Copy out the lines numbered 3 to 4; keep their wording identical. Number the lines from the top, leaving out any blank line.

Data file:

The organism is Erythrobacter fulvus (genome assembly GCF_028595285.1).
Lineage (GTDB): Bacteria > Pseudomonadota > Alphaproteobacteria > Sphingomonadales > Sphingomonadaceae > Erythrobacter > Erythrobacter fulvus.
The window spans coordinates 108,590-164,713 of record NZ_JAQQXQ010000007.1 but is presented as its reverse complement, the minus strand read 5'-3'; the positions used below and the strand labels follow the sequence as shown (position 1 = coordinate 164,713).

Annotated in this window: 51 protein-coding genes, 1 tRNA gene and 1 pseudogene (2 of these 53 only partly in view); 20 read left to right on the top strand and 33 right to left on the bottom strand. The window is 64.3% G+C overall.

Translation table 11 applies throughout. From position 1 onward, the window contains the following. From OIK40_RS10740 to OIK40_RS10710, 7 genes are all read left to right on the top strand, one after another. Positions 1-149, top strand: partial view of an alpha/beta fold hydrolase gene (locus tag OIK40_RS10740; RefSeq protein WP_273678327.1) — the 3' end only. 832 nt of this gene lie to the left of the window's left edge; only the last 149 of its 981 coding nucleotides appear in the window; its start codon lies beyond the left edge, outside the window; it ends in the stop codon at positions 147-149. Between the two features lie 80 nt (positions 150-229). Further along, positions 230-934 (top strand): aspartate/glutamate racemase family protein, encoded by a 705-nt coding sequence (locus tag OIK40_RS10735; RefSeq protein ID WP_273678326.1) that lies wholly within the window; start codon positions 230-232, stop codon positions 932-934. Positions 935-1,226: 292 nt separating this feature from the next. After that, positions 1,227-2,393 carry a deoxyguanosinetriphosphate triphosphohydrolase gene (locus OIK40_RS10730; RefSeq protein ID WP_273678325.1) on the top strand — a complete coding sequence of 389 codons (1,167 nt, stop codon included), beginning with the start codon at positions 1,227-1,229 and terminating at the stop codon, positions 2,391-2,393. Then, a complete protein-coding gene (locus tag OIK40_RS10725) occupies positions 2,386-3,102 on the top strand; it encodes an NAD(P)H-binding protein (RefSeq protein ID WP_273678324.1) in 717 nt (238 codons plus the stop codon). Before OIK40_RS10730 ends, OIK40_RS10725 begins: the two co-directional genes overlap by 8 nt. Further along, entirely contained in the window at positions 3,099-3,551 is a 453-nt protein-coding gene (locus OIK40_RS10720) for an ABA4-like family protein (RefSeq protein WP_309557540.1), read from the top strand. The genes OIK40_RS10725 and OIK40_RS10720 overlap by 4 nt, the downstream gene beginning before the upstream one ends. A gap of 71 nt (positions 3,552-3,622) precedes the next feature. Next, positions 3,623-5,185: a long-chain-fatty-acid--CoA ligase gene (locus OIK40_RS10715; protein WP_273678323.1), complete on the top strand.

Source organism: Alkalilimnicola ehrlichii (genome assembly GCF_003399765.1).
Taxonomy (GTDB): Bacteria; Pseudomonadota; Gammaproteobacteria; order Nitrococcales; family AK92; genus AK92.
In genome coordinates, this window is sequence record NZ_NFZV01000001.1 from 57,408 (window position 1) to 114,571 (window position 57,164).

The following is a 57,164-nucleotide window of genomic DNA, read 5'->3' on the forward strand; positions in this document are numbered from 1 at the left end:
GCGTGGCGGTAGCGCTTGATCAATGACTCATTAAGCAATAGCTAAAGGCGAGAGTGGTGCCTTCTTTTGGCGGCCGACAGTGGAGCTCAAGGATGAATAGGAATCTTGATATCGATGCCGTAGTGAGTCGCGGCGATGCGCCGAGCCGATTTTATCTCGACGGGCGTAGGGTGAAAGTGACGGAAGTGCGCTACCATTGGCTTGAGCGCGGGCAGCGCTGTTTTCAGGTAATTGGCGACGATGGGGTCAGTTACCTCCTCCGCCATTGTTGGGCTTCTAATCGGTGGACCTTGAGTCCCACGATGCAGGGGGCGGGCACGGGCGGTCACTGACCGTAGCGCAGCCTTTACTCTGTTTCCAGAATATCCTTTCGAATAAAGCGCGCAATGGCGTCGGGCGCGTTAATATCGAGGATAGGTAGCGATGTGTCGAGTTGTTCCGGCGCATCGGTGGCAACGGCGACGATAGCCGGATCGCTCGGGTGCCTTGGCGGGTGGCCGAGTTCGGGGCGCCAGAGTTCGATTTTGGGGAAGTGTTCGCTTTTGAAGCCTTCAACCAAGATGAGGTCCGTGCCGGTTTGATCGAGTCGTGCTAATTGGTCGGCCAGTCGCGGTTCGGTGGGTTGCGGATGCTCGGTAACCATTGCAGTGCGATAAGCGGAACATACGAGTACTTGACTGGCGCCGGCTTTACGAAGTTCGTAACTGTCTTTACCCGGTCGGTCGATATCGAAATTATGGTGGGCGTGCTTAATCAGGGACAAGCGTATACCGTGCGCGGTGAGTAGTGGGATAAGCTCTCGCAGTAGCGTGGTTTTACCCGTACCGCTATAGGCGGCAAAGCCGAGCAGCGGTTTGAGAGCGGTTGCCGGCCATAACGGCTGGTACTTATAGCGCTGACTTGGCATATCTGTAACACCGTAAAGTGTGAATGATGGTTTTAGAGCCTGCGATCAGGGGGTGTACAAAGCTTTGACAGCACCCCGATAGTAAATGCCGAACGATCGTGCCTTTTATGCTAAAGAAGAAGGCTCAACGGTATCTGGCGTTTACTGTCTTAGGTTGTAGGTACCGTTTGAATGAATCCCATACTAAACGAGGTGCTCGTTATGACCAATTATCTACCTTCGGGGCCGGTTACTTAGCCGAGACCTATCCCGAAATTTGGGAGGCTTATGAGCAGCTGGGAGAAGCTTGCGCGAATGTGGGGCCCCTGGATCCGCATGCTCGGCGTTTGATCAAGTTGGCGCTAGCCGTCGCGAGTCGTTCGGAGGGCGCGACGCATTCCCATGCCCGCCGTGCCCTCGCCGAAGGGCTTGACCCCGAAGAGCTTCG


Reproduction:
The window spans coordinates 108,590-164,713 of record NZ_JAQQXQ010000007.1 but is presented as its reverse complement, the minus strand read 5'-3'; the positions used below and the strand labels follow the sequence as shown (position 1 = coordinate 164,713).

Annotated in this window: 51 protein-coding genes, 1 tRNA gene and 1 pseudogene (2 of these 53 only partly in view); 20 read left to right on the top strand and 33 right to left on the bottom strand. The window is 64.3% G+C overall.